The axiom,“The whole is greater than the sum of its parts,” originated with Aristotle. In today’s culture this is perhaps more evident than ever. Leadership, human resources, and coach education programs emphasize the value of teamwork. Those who actively foster a team environment in their organizations are the ones who rise to the pinnacle of their chosen fields. Countless examples serve as evidence. Whether you are an athletic coach, business manager, or founder of a small start up, building an excellent team will sky rocket your success.
2 Leaders of High Performing Teams
Pete Carroll is the head coach of the Seattle Seahawks. His coaching philosophy centers around relationships, brotherhood, and team commitment. One example of this is the “I’m IN” slogan that every player taps as they leave the locker room to take the field. In the 2013-2014 NFL season, the Super Bowl Champion Seattle Seahawks did not have the highest paid talent, but they put a premium on playing as a team for the betterment of the team.
“Coming together is a beginning. Keeping together is progress. Working together is success,” said Henry Ford. We see this philosophy play out in sports, business, and non-profit organizations. It is a fundamental concept. A leader must be able to bring his or her team together and work in unison toward the organization’s goals.
The Value of Cohesion
When it comes to building great teams, it starts with cohesion. Why is team cohesiveness so important?
Let’s begin with a definition for cohesion. Cohesion is comprised of multidimensional forces causing groups to stick together, resist disruptive forces, and unite in the pursuit of group goals and objectives (Festinger et al., 1963; Gross and Martin, 1952; Cota et al., 1995; Mudpack, 1989). When teams talk about having chemistry, having bonds, and gelling together, this is what they mean.
In a survey of 65 U.S. Olympic coaches from the 1996 Atlanta and 1994 Nagano Olympic Games, cohesion was identified as one of the top three factors influencing success (Gould et al., 2002).
Researchers have confirmed that, in sports, a team’s cohesiveness is linked to their performance. Carron et al. (2002) found that more cohesive teams outperform less cohesive teams. Furthermore, while cohesion leads to greater success, greater success also increases a team’s cohesiveness.
When it comes to group development, group maintenance and achieving group goals and objectives, Galembiewski et al. (1974) found that cohesiveness was the single most important factor.
In your pursuit of building a high performing team, cultivating cohesion is an essential target area.
So, how do you cultivate cohesion in your team?
How to Cultivate Team Cohesion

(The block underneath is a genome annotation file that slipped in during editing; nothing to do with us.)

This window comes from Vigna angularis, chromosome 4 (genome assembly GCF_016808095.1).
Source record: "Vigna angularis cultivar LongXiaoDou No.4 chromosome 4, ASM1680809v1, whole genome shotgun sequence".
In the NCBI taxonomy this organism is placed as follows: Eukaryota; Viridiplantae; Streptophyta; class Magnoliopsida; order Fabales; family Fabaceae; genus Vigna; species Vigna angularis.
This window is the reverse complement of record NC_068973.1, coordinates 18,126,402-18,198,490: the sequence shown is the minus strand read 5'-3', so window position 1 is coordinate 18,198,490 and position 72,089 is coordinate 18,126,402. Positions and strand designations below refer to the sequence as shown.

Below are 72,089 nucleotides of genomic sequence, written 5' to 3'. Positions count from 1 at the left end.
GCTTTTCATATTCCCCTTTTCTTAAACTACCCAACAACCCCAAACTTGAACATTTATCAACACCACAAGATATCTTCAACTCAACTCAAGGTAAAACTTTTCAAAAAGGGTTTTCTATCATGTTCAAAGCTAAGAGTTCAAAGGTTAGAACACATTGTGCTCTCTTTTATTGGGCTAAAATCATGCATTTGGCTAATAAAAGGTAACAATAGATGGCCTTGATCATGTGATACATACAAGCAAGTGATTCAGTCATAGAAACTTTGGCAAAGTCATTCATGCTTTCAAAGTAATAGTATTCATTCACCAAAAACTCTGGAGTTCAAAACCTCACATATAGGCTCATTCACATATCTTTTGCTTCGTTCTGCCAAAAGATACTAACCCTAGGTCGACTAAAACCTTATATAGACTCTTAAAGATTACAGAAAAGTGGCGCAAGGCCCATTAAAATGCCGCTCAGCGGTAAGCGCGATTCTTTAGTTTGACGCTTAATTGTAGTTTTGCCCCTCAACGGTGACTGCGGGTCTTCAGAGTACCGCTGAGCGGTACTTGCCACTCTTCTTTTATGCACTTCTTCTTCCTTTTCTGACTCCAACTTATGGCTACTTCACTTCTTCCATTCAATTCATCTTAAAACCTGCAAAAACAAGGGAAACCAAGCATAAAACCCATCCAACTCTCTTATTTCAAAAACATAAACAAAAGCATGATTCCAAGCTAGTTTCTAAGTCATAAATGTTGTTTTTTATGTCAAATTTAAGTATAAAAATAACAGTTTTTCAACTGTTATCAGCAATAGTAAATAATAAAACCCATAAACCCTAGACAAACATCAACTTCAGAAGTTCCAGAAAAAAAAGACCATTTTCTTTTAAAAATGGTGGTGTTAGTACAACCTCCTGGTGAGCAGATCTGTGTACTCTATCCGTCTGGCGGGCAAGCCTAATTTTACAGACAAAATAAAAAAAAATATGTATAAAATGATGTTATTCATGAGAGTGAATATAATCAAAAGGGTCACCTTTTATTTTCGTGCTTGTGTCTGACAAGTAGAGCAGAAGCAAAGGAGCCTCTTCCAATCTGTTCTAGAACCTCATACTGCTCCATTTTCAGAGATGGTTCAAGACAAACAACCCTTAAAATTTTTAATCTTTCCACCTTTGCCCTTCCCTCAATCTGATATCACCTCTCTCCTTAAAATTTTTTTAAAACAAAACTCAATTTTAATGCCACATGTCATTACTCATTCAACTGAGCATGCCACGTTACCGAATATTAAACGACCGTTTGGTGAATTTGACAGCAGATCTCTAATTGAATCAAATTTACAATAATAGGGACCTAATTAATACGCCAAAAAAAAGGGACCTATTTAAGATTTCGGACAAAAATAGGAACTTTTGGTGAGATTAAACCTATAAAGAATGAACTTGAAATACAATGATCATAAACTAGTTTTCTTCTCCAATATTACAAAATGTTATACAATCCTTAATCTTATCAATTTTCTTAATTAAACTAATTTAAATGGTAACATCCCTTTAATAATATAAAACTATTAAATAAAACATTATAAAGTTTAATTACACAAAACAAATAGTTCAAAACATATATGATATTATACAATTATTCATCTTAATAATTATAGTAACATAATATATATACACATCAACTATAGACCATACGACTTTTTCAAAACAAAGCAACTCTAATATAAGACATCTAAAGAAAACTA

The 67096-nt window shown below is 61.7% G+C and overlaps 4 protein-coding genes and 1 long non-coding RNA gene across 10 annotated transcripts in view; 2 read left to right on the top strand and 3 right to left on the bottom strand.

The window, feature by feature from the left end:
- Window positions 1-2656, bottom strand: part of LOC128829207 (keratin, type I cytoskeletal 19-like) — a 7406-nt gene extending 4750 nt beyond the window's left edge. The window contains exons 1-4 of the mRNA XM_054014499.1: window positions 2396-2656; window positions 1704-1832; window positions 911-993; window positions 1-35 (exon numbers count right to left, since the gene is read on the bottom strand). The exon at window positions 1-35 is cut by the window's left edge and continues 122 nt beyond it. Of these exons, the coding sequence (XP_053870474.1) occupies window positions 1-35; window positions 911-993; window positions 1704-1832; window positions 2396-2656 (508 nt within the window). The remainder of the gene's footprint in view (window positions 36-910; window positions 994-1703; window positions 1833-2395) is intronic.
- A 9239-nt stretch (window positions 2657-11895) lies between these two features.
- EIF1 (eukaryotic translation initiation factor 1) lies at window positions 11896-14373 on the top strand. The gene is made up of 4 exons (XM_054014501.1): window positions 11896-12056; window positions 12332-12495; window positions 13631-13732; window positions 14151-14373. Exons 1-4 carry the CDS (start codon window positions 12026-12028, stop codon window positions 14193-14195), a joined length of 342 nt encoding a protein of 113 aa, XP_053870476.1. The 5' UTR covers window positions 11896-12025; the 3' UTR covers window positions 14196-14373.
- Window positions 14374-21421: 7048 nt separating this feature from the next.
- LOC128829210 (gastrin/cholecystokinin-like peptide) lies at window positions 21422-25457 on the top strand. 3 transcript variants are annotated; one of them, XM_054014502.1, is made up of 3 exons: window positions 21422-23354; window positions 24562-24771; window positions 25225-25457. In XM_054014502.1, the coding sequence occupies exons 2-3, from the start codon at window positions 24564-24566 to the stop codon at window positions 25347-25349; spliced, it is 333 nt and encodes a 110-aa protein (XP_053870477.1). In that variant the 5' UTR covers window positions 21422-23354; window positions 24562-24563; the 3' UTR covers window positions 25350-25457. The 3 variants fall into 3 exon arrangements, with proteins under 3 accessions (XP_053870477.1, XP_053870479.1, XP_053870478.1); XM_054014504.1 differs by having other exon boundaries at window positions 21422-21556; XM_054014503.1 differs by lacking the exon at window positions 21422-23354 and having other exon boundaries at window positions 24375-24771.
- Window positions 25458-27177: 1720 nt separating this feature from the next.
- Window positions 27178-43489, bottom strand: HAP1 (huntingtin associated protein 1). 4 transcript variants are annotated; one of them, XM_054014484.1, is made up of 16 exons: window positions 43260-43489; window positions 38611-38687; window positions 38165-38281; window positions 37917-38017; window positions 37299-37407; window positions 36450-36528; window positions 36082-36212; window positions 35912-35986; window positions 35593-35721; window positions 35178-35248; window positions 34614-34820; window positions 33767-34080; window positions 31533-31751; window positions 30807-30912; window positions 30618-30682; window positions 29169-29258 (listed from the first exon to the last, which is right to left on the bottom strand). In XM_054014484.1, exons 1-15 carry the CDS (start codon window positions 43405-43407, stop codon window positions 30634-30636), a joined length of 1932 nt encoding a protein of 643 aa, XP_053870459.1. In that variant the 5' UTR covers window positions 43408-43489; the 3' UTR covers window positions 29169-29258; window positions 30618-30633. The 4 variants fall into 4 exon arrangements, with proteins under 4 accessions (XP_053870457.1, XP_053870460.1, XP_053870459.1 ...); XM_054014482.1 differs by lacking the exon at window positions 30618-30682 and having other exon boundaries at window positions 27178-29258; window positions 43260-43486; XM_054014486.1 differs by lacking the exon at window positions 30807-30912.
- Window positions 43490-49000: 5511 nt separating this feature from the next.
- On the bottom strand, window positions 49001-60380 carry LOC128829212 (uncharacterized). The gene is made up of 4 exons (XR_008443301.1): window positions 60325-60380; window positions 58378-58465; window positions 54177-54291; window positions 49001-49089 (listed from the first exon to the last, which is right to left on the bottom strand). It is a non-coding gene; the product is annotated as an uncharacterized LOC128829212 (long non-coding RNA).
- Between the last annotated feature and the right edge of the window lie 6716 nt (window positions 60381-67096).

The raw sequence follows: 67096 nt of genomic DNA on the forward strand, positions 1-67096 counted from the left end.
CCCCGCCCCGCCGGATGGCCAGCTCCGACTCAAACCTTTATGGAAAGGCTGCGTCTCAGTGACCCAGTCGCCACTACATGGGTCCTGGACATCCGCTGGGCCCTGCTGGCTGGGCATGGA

To increase team cohesion, leaders must foster the group through the four stages of team development: forming, storming, norming, and performing (Tuckman, 1965).
When organizations struggle to perform (get results), leaders often focus on strategy and techniques, when the real problem is a lack of cohesion within the team.
Team building is the best way to walk a team through these progressive stages. Research by Carron and Spink (1993) demonstrate that a team building intervention program has a substantial impact on perceptions of cohesiveness and on individual’s desirable behaviors within organizations.
Why Invest in Team Building
Leaders should deliberately create team building opportunities for their teams.
I’m not talking about ice cream socials, trust falls, or a pilgrimage to the Andes Mountains. While those can all be fun activities, the purpose in doing them must be made clear.
Brawley and Paskevich (1997) define team building as a “method of helping a group increase effectiveness, satisfy the needs of its members, and improve work conditions.” Team building, whatever the event, is about bringing people together for common goals, communicating, growing, and then channeling this cohesion into organizational efforts.
The main goal of team building is to enhance communication, motivation, and productivity. Team building does that. However, there are numerous additional benefits to bolster the case for making team building a consistent part of your organizational development program. This is for athletes, employees, ministry teams, etc.
Additional benefits of team building:
- increases morale
- greater acceptance of roles and responsibilities
- increases engagement
- illuminates a team’s strengths & weaknesses
- identifies leadership skills
- improves problem solving
- enhances collaboration
- increases revenue
To help you cultivate high performing teams, check out my free download: “8 Essential Team Building Books Every Leader Needs.”
Great Leaders Build Great Teams
This is what success is built on. Great teams have high cohesion. Team building helps you get there. As a leader, your job is to make your team successful. In the case of team building, that might include getting out of the office, having some fun, and getting a little crazy once in a while.
Question: What is one factor that gets in the way of building team cohesion?